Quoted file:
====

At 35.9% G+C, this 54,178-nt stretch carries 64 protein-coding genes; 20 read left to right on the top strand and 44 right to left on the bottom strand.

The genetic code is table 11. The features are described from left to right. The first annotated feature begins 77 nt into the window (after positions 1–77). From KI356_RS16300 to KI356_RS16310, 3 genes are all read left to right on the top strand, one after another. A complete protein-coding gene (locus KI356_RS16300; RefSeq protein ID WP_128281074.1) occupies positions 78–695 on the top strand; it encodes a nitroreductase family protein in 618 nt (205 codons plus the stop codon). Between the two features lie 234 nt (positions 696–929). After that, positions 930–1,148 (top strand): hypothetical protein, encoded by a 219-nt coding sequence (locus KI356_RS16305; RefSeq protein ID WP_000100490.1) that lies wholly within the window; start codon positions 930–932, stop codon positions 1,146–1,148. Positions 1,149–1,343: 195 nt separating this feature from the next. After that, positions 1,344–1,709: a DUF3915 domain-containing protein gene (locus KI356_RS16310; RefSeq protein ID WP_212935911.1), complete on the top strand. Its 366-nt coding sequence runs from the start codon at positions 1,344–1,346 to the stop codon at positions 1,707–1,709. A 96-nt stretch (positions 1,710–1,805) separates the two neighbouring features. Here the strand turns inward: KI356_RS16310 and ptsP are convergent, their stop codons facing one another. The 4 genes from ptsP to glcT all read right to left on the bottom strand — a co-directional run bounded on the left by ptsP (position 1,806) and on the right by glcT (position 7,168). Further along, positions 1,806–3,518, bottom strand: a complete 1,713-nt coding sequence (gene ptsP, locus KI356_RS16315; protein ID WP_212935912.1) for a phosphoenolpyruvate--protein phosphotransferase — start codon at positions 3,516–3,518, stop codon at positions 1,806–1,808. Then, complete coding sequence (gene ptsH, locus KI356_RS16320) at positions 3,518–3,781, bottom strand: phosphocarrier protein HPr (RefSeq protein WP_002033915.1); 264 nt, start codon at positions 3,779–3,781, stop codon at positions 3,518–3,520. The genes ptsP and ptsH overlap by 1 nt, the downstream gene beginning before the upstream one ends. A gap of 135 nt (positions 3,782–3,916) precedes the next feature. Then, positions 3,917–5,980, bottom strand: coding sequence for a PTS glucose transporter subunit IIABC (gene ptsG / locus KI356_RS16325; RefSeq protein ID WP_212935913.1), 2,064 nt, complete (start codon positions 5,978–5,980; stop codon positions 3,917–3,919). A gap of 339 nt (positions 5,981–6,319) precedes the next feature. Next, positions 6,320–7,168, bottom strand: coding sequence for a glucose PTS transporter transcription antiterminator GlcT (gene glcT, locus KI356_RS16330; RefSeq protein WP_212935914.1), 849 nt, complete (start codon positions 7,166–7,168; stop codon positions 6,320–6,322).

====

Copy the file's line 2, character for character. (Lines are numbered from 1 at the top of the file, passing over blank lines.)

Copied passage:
The genetic code is table 11. The features are described from left to right. The first annotated feature begins 77 nt into the window (after positions 1–77). From KI356_RS16300 to KI356_RS16310, 3 genes are all read left to right on the top strand, one after another. A complete protein-coding gene (locus KI356_RS16300; RefSeq protein ID WP_128281074.1) occupies positions 78–695 on the top strand; it encodes a nitroreductase family protein in 618 nt (205 codons plus the stop codon). Between the two features lie 234 nt (positions 696–929). After that, positions 930–1,148 (top strand): hypothetical protein, encoded by a 219-nt coding sequence (locus KI356_RS16305; RefSeq protein ID WP_000100490.1) that lies wholly within the window; start codon positions 930–932, stop codon positions 1,146–1,148. Positions 1,149–1,343: 195 nt separating this feature from the next. After that, positions 1,344–1,709: a DUF3915 domain-containing protein gene (locus KI356_RS16310; RefSeq protein ID WP_212935911.1), complete on the top strand. Its 366-nt coding sequence runs from the start codon at positions 1,344–1,346 to the stop codon at positions 1,707–1,709. A 96-nt stretch (positions 1,710–1,805) separates the two neighbouring features. Here the strand turns inward: KI356_RS16310 and ptsP are convergent, their stop codons facing one another. The 4 genes from ptsP to glcT all read right to left on the bottom strand — a co-directional run bounded on the left by ptsP (position 1,806) and on the right by glcT (position 7,168). Further along, positions 1,806–3,518, bottom strand: a complete 1,713-nt coding sequence (gene ptsP, locus KI356_RS16315; protein ID WP_212935912.1) for a phosphoenolpyruvate--protein phosphotransferase — start codon at positions 3,516–3,518, stop codon at positions 1,806–1,808. Then, complete coding sequence (gene ptsH, locus KI356_RS16320) at positions 3,518–3,781, bottom strand: phosphocarrier protein HPr (RefSeq protein WP_002033915.1); 264 nt, start codon at positions 3,779–3,781, stop codon at positions 3,518–3,520. The genes ptsP and ptsH overlap by 1 nt, the downstream gene beginning before the upstream one ends. A gap of 135 nt (positions 3,782–3,916) precedes the next feature. Then, positions 3,917–5,980, bottom strand: coding sequence for a PTS glucose transporter subunit IIABC (gene ptsG / locus KI356_RS16325; RefSeq protein ID WP_212935913.1), 2,064 nt, complete (start codon positions 5,978–5,980; stop codon positions 3,917–3,919). A gap of 339 nt (positions 5,981–6,319) precedes the next feature. Next, positions 6,320–7,168, bottom strand: coding sequence for a glucose PTS transporter transcription antiterminator GlcT (gene glcT, locus KI356_RS16330; RefSeq protein WP_212935914.1), 849 nt, complete (start codon positions 7,166–7,168; stop codon positions 6,320–6,322).